“All her life, Subbulakshmi was to be hypnotised by the sound of tambura strings. There was clinical absorption in her act of tuning the two tamburas, Lakshmi and Sarasvati, each with ivory vignettes of the goddesses on the stem. With multi-stringed Miraj tamburas, this became sheer obsession. (She rewarded daughter and vocal accompanist Radha with her warmest smile whenever she achieved perfect tuning in the twin tamburas). Time stood still as she played the strings and sang slow phrases, pausing on different notes to exult, “Can you hear the gandhara now? Madhyama? Nishada?” Then, reluctantly, she would place the tambura on the mat, touching the stem with her fingers and pressing them lightly on her eyes in a gesture of worship.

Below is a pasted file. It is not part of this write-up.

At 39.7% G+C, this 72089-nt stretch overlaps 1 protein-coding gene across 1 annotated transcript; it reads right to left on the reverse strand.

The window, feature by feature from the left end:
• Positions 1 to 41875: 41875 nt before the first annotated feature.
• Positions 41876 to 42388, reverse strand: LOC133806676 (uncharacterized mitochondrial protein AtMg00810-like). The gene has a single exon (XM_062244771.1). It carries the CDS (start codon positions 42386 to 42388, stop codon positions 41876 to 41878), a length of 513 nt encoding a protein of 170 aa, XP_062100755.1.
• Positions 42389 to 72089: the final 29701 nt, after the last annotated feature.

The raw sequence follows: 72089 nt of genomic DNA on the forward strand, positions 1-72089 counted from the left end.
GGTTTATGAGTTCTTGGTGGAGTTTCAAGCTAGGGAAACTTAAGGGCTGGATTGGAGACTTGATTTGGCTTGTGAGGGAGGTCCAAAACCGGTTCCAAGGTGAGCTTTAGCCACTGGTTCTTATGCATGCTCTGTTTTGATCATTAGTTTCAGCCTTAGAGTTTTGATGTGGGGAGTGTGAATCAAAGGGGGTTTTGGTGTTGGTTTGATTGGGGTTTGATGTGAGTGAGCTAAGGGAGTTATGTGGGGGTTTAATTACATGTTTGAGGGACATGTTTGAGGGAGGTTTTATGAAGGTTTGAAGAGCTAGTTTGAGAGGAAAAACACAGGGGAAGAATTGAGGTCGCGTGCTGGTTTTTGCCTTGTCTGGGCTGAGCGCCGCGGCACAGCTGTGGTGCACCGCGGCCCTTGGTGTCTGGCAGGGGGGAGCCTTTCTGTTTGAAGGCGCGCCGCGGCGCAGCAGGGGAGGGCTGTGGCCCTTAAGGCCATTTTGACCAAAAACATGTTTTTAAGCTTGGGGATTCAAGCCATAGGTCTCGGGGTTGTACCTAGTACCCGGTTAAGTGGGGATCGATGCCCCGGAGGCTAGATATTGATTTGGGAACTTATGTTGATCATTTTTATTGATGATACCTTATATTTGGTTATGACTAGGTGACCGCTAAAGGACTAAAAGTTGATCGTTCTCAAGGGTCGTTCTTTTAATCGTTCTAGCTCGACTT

Even her childhood games revealed Kunja’s absorption in the art form. One of them started with tuning the tambura carefully until the plucked strings cast a spell with their resonance. Eyes closed, she was lost in another world. Then she stopped, sang without the tambura, and plucked the strings again to check if she had stayed true to sruti. Throughout the day, in between household jobs, she kept returning to the tambura to see if she could recall that pitch steadily and accurately.”